IKEA is designing homes adjusted for people with dementia
 

IKEA is designing homes adjusted for people with dementia

swedish furniture giant IKEA has partnered with construction company boklok to launch affordable, flat-pack housing for people suffering with dementia. called ‘silviabo’ homes, the residential sites will include therapeutic gardens and mirror-less bathrooms. other design considerations include kitchen appliances with old-fashioned knobs to improve accessibility, while gardens and clubhouses aim to encourage socializing and time spent outdoors.

IKEA is designing homes adjusted for people with dementia

 

 

the houses have been designed by boklok, a company co-owned by IKEA and swedish construction firm SKANSKA. the IKEA subsidiary started the ‘silviabo’ project in 2015 backed by queen silvia of sweden, its namesake. according to CNN, boklok is in the early stages of launching silviabo in sweden and is starting to talk to local governments about land and zoning.

 

 

IKEA hopes it can save the government money with its efforts by catering towards those suffering from the disease which affects up to 25,000 swedes every year. so far, the company has built a small pilot with six apartments just outside stockholm. silviabo also plans to offer a version of its home catered to newly-retired 65-year-olds, with small adjustments and the options to add certain accessibility functions.

IKEA is designing homes adjusted for people with dementia

 

project info

 

company: IKEA

project: silviabo

location: sweden

  • Great to see this growing user group helped to great housing. Are you familiar with the Open Building principle of being able to easily update homes to user needs without needed change to the base building? Circular due to follow natural change patterns. https://thematicdesign.org/blog/ shows some of the 40 years of projects I love IKEA and Skanska join to implement.

    Remko Zuidema says:
  • A good solution for this growing demographic. Old-fashioned appliances and therapeutic gardens are great. Hopefully more colour-contrast is being used in the actual kitchens/interiors, so people with dementia can continue to see end of the rooms and the placement of the furniture.

    Manon Scheffer says:
  • Queen Silvia of Sweden – just a little correction…

    Sophie says:
  • Encouraging to see a scaleable proposition for how we house our ageing selves. There’s going to be a lot of us. To be truly viable post oil-age it needs to have a lot of sustainable resource tech (tech in the loosest sense) embedded in it. Water, gas, waste etc. need to recycled. A few PV panels aren’t going to cut it…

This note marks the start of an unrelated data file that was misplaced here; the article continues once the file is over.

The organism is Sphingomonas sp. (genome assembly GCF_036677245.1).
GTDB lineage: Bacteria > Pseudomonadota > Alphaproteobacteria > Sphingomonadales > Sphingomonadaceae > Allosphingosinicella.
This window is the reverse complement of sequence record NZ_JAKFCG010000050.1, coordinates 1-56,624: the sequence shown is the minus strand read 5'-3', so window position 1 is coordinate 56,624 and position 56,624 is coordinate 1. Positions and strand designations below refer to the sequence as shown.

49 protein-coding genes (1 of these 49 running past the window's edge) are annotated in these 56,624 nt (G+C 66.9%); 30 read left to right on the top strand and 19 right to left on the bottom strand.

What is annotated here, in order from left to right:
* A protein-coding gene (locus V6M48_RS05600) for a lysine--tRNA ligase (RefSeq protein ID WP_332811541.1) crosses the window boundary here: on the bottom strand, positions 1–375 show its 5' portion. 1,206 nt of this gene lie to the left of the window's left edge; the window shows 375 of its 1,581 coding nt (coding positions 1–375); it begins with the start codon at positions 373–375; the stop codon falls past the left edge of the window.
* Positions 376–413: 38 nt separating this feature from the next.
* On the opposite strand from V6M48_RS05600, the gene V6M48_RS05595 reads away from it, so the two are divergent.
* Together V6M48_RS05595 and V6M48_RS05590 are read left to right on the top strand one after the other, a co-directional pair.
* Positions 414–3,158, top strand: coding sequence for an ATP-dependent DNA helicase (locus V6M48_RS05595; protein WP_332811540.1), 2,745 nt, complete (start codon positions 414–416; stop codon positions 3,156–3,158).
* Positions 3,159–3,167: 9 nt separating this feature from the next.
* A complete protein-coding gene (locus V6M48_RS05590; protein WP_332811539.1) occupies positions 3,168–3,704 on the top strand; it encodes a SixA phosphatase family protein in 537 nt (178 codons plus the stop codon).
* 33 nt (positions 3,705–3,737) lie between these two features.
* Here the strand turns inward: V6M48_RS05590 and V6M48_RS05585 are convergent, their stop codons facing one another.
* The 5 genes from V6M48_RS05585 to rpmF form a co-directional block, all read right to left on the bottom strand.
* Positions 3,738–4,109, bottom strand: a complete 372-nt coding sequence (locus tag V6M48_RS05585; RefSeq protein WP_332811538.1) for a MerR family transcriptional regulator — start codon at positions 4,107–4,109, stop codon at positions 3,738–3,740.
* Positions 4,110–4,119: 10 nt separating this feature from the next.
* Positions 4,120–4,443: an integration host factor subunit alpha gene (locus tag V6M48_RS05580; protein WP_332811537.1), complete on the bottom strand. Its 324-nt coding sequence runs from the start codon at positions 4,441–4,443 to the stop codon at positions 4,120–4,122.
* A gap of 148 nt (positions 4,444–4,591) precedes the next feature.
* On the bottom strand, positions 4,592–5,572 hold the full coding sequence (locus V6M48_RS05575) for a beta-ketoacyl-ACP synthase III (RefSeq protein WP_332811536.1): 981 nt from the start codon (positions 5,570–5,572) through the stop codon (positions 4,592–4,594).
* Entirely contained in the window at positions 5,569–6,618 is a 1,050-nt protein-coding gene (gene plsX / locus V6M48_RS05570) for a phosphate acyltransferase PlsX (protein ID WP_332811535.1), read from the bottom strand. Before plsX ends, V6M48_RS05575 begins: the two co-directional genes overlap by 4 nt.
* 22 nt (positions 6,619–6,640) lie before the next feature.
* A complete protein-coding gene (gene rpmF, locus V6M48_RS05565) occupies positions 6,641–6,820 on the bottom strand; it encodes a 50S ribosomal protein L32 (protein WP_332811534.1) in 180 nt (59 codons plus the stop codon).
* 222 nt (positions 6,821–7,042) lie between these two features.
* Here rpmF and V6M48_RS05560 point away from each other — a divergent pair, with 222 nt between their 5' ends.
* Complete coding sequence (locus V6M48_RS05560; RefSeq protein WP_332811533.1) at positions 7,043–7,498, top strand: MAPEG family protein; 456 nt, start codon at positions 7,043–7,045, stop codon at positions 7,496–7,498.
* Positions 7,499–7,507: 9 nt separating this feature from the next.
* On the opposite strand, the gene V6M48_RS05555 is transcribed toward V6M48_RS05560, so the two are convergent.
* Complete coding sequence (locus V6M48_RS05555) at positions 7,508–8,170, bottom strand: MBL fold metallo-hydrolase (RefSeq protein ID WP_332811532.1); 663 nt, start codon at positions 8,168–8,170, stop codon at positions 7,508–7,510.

Allan Burns says:
  • After going through this with family members I find this an excellent solution. Issues like stoves left on, water left on, handles, licks etc… are confusing to those suffering and this thoughtful approach considers this. It’s either this or they move to assisted living at +20,000 a month or with you which In today society is most likely not gonna happen since the family unit has broken down. I think this is a great idea

    Lisa Alexander says:
  • Two problems with this article
    1. Flat pack building or really prefab – cheap construction, not readily adaptable to elderly needs as they get older, length of service of the building 25years.
    2. Dementia patients need 24hr supervision – several friends look after loved ones who have been diagnosed and unfortunately two have been admitted to homes, one with violent tendencies. So the article reads as very much a temporary solution until they become too violent or bed ridden.
    So to sum up – crap! just another money making con artist scheme

    David Bister says:
  • Dementia patients when diagnosed at early stage takes 5-8 years to fully matured or advanced stage. This type of housing can be used but Must be monitored by professional nursing care, Must equipped with lift big enough for wheelchair bound or hospital bed. By 10years most patients may be immobile or gone for good so what’s 25years – presuming is the lease for such buildings- nobody in the working professional will want to stay there unless they’re in the medical professional & could be far from city area.
    Hope my personal exposure as caregiver give some idea of how dementia patients felt. This is worst than dead sentence, no dignity or prides & much dependent on the caregivers love for them.

    Chia Li Kiang says:
  • IT looks nice but not for a dementia Pt.–It need more color contrast (way to much light on light) and lighting at first glance.
    Also floating shelves not ideal for dementia Pt.–you could use the help of a professional like an Occupational Therapist in making you next dementia facility.

    Paula says:
  • I agree with Paula. Being an Occupational Therapist and the caretaker of my mother with dementia, there are many individualize methods of adaptations and accommodations that benefit this population and their changing needs. I look forward to this developing field.

    Donna says:

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